Overcoming these challenges will require all of us to deepen our commitment to standing up against injustice while also working to rebuild trust and empathy across our communities. We must continue to dig deep to model the values we want to see in our society by taking stock of our own actions, big or small, each day. As a global brand and movement, KIND has an even greater opportunity and responsibility to make an impact…Read More
2020 has been a deeply challenging year for our country. At KIND and The KIND Foundation, we have worked hard to support one another and our communities with initiatives such as the Frontline Impact Project, which is mobilizing companies to donate resources to over a million frontline heroes including healthcare workers battling COVID and firefighters responding to our nation’s wildfires. At the same time, we have sought to keep you nourished throughout this trying time by upholding our KIND Promise to create delicious and healthy foods that lead with wholesome, nutritious ingredients.Read More
My father’s generation is exceptional in many ways. They just don’t make them like they used to. Since my Dad’s passing in 2003, I have grown so much closer to a couple dozen people in my Dad’s age group whom I feel so blessed to count among my friends and mentors. They have all made an important impact on society while retaining their down-to-earth nature, kindness and humility. I wish my Dad could be here to meet them. Our society would be so much better off were we to draw more from their wisdom and values.
Two giants cut from the same cloth were recently lost to our world in close succession. These men are Rabbi Lord Jonathan Sacks and Sir James Wolfensohn, whose impact on me I’d like to commemorate with these reflections.Read More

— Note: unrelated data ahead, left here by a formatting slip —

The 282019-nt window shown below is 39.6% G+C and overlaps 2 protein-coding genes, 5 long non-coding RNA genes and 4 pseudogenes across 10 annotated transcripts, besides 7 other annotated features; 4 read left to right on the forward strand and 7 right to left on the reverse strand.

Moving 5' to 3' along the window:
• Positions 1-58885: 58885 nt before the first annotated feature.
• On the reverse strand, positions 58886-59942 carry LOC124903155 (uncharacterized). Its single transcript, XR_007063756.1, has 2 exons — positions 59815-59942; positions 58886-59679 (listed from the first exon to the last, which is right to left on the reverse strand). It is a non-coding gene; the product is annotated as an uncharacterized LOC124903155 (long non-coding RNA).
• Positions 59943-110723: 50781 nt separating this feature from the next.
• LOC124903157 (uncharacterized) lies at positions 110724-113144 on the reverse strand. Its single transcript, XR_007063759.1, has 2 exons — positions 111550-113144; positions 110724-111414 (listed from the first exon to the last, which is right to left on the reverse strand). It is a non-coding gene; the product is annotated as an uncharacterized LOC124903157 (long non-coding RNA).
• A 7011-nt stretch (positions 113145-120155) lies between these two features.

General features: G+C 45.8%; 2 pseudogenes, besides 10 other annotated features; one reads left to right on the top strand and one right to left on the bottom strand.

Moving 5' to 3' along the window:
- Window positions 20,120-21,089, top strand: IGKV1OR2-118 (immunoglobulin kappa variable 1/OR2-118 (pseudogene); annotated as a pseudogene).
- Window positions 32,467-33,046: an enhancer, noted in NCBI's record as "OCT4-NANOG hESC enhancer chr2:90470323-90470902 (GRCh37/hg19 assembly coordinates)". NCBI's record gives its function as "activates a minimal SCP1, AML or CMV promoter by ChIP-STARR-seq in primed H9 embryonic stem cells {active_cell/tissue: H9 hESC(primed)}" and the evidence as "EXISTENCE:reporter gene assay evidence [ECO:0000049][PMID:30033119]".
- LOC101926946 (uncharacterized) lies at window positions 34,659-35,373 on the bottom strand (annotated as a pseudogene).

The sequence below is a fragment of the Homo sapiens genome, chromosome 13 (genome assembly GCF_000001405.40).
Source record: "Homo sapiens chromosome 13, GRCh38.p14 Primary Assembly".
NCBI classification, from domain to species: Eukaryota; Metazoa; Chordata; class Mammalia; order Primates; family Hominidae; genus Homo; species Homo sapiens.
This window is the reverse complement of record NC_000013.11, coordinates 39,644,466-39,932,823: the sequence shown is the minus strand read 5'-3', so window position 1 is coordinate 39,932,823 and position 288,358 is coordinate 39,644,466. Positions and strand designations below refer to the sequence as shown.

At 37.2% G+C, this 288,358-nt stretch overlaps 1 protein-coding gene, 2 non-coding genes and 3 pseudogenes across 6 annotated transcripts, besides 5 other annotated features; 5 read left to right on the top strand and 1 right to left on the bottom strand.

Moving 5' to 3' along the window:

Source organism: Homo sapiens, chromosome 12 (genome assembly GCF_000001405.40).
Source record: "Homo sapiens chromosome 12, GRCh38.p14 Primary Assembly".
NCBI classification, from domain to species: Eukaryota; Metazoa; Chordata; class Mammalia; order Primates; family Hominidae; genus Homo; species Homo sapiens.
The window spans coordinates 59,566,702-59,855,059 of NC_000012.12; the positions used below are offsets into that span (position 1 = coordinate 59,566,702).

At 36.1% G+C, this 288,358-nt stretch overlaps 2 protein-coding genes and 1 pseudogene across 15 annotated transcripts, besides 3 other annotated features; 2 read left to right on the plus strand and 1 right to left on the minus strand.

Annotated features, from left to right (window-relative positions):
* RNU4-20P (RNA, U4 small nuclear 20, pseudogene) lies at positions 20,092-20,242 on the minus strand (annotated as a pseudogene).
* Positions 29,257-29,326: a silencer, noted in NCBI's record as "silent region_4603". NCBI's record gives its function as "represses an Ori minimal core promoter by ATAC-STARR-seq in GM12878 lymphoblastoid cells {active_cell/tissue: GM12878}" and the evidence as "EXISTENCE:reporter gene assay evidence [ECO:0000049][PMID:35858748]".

The economic environment under COVID is volatile, which makes temperance and a measured approach tougher than ever—and all the more impressive to achieve. This year, I’m particularly interested in partnering with entrepreneurs who exemplify an ability to reconcile opposing forces and tensions, even when under pressure. Here’s my advice for how to achieve this sense of balance—and why investors are likely to find the skill more valuable than ever.Read More
In times of crisis and uncertainty, entrepreneurs are more likely to look outside of themselves for answers. Desperation makes the idea of a playbook—a quick-fix rule sheet outlining what worked for someone else in the marketplace—even more appealing. But we need to resist the temptation to check our creativity at the door. In this environment of high disruption, when all the rules have suddenly changed, it is more important than ever to ditch the playbook and focus on the toolkit instead.
There are three reasons to toss out the playbook. First, anything that has already been disclosed lacks an essential element of surprise. In sports, a play is successful when it is so novel—so innovative and unexpected—that no one sees it coming. By this logic, following someone else’s playbook inherently lacks ingenuity.Read More
We’ve decided today that KIND – in the United States and across the 32 countries where we now operate – will vote with our advertising dollars in favor of truth, fairness, civility, and kindness. Most immediately, KIND is joining the Stop Hate for Profit initiative started by Color of Change, the National Association for the Advancement of Colored People (NAACP), the Anti-Defamation League (ADL, whose Board I serve on), and others. We will pause our Facebook and Instagram advertising across all product lines starting July 1st through the close of the month.Read More
As seen in Fast Company: Kind Snacks founder opens up about company culture in the age of COVID-19 and beyond
Our team has been working from home for over two months, and I’ve been stunned to observe how well the model is working. I’d like to attribute its success to Kind’s uniquely entrepreneurial culture, and I do believe this is playing a role in sustaining high levels of productivity, teamwork, and ingenuity. And other company leaders assure me we are not alone. They tell me that, generally speaking, their teams are working hard and nothing has fallen apart. Many of us are questioning whether an office culture is necessary…Read More